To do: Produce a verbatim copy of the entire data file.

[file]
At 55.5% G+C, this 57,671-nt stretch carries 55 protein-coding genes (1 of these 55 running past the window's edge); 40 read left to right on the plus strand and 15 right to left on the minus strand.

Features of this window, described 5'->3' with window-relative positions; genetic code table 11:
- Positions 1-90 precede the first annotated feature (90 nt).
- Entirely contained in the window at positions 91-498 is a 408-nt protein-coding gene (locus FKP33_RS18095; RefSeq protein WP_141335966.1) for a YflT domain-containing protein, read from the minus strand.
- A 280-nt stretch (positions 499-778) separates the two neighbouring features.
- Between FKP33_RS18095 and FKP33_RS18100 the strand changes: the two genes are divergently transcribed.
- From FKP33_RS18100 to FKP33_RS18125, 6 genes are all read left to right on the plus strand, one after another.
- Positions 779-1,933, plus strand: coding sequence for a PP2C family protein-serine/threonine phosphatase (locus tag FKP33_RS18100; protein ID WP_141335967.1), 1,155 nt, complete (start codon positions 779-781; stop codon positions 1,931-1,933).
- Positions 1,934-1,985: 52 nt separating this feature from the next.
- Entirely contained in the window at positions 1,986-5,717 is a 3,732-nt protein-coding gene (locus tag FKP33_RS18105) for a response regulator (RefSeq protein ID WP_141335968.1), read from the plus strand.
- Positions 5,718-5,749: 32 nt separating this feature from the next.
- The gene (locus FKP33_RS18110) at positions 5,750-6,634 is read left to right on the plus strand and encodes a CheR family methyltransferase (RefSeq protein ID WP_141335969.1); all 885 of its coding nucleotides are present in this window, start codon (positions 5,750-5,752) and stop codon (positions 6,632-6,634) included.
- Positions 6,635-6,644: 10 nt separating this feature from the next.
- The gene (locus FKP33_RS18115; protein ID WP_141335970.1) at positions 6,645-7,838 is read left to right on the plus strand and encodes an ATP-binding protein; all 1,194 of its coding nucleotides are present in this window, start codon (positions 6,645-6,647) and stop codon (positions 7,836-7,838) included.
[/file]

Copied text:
At 55.5% G+C, this 57,671-nt stretch carries 55 protein-coding genes (1 of these 55 running past the window's edge); 40 read left to right on the plus strand and 15 right to left on the minus strand.

Features of this window, described 5'->3' with window-relative positions; genetic code table 11:
- Positions 1-90 precede the first annotated feature (90 nt).
- Entirely contained in the window at positions 91-498 is a 408-nt protein-coding gene (locus FKP33_RS18095; RefSeq protein WP_141335966.1) for a YflT domain-containing protein, read from the minus strand.
- A 280-nt stretch (positions 499-778) separates the two neighbouring features.
- Between FKP33_RS18095 and FKP33_RS18100 the strand changes: the two genes are divergently transcribed.
- From FKP33_RS18100 to FKP33_RS18125, 6 genes are all read left to right on the plus strand, one after another.
- Positions 779-1,933, plus strand: coding sequence for a PP2C family protein-serine/threonine phosphatase (locus tag FKP33_RS18100; protein ID WP_141335967.1), 1,155 nt, complete (start codon positions 779-781; stop codon positions 1,931-1,933).
- Positions 1,934-1,985: 52 nt separating this feature from the next.
- Entirely contained in the window at positions 1,986-5,717 is a 3,732-nt protein-coding gene (locus tag FKP33_RS18105) for a response regulator (RefSeq protein ID WP_141335968.1), read from the plus strand.
- Positions 5,718-5,749: 32 nt separating this feature from the next.
- The gene (locus FKP33_RS18110) at positions 5,750-6,634 is read left to right on the plus strand and encodes a CheR family methyltransferase (RefSeq protein ID WP_141335969.1); all 885 of its coding nucleotides are present in this window, start codon (positions 5,750-5,752) and stop codon (positions 6,632-6,634) included.
- Positions 6,635-6,644: 10 nt separating this feature from the next.
- The gene (locus FKP33_RS18115; protein ID WP_141335970.1) at positions 6,645-7,838 is read left to right on the plus strand and encodes an ATP-binding protein; all 1,194 of its coding nucleotides are present in this window, start codon (positions 6,645-6,647) and stop codon (positions 7,836-7,838) included.